Show Hide image

Entertaining the masses: The Uses of Literacy 60 years on

How Richard Hoggart's poor upbringing informed his classic book.

One of the sharpest testimonies to Richard Hoggart’s status as a cultural pundit turns up in the Beatles film Magical Mystery Tour (1967). It arrives at the moment when the coach party rolls in to London for a stopover at the somewhat unlikely locale of the Raymond Revuebar in Brewer Street, Soho.

Here, with John, Paul, George and Ringo leering from the front row, they are entertained by those archetypal Sixties scene-swellers, the Bonzo Dog Doo-Dah Band (later joined by one of Paul Raymond’s pouting artistes), whose singer, Vivian Stanshall, belts out an Elvis-style pastiche called “Death Cab for Cutie”. This, as any reader of The Uses of Literacy will straight away twig, is one of the gangster film titles fabricated by Hoggart in his critique of the mass-cultural diaspora hastening across the Atlantic to ruin the morals of our nation’s young.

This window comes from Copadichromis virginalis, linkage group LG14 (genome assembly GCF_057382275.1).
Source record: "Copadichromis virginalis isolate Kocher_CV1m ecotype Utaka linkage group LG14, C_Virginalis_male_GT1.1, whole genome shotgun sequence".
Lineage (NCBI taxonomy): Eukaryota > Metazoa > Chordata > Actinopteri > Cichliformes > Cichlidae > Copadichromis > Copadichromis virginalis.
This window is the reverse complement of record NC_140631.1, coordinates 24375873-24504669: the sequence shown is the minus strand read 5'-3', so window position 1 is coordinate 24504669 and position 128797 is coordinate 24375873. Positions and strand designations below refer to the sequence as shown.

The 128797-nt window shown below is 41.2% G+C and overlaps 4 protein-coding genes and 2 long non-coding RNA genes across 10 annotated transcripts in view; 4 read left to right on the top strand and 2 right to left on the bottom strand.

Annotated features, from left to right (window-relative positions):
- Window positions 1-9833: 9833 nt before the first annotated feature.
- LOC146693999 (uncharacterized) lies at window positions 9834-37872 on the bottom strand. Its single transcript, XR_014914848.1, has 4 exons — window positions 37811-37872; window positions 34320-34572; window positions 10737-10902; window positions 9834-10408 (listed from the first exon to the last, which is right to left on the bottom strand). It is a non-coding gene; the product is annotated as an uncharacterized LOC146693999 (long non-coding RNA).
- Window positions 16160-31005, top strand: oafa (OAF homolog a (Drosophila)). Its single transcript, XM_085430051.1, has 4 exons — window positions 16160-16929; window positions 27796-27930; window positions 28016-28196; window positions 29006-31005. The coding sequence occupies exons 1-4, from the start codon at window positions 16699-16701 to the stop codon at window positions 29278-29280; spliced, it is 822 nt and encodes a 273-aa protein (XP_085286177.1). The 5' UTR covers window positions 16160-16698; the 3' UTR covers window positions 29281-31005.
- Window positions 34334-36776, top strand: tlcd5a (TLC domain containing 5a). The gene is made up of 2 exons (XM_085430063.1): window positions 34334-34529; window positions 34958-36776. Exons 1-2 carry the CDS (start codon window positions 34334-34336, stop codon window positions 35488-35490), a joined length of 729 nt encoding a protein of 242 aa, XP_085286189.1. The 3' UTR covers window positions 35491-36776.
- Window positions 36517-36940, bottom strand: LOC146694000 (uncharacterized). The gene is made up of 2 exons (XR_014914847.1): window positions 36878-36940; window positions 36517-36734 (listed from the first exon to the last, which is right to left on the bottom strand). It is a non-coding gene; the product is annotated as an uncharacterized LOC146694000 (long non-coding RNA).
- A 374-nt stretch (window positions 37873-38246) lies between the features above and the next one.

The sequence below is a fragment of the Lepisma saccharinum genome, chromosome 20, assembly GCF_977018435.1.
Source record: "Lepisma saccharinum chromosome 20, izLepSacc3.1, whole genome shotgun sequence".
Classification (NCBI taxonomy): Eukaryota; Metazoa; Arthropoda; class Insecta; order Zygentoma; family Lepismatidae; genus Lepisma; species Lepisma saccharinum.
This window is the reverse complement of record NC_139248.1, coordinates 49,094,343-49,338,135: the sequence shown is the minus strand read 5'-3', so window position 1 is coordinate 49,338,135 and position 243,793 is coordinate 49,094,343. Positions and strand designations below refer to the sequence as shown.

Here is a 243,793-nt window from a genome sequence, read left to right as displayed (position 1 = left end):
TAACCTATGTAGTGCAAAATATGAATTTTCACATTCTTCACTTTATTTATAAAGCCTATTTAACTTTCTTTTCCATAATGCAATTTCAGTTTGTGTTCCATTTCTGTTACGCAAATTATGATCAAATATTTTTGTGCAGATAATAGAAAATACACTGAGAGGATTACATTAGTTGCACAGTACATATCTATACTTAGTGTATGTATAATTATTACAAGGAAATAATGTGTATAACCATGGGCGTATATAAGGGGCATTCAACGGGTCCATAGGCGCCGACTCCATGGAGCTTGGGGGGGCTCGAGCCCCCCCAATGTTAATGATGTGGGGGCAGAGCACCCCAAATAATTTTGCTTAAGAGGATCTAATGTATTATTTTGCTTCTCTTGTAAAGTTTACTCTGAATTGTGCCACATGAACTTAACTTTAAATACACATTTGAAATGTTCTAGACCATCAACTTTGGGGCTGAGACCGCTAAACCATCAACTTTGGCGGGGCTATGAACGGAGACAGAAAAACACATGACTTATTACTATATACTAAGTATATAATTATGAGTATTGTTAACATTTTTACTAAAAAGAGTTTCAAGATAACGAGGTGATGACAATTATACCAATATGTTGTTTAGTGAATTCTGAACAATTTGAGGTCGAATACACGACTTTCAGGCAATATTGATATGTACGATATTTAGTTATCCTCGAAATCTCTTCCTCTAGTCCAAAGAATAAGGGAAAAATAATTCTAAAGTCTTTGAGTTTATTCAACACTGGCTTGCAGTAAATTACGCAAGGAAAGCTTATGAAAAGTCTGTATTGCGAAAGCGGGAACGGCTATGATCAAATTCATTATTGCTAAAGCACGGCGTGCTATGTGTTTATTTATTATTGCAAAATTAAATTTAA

It wasn’t the first time that the postwar media had picked Hoggart up by the scruff of the neck and deposited him in front of an audience of millions. Back in February 1957, for instance, Hoggart, a hitherto deeply obscure ornament of the adult education department at the University of Hull, had been startled to find himself plastered all over the review pages of the left-leaning Daily Herald and elevated at a stroke into one of the decade’s most significant cultural pantheons – that of the Angry Young Men. Twenty-four hours later, Uses was featured in a Herald quiz-cum-questionnaire, aimed at unpicking the readership’s attitude to a variety of urgent social issues. Hoggart, who, at 38, was neither very young nor very angry and had yet to set eyes on Kingsley Amis or John Osborne, had arrived.